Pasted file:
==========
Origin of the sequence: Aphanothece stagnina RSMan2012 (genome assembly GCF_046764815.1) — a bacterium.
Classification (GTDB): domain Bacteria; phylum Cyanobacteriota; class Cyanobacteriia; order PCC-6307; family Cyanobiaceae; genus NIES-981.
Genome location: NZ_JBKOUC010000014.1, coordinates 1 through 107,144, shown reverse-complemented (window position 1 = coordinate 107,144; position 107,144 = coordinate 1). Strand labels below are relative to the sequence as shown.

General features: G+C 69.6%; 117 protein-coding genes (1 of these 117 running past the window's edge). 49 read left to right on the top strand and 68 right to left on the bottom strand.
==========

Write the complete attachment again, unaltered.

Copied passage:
Origin of the sequence: Aphanothece stagnina RSMan2012 (genome assembly GCF_046764815.1) — a bacterium.
Classification (GTDB): domain Bacteria; phylum Cyanobacteriota; class Cyanobacteriia; order PCC-6307; family Cyanobiaceae; genus NIES-981.
Genome location: NZ_JBKOUC010000014.1, coordinates 1 through 107,144, shown reverse-complemented (window position 1 = coordinate 107,144; position 107,144 = coordinate 1). Strand labels below are relative to the sequence as shown.

General features: G+C 69.6%; 117 protein-coding genes (1 of these 117 running past the window's edge). 49 read left to right on the top strand and 68 right to left on the bottom strand.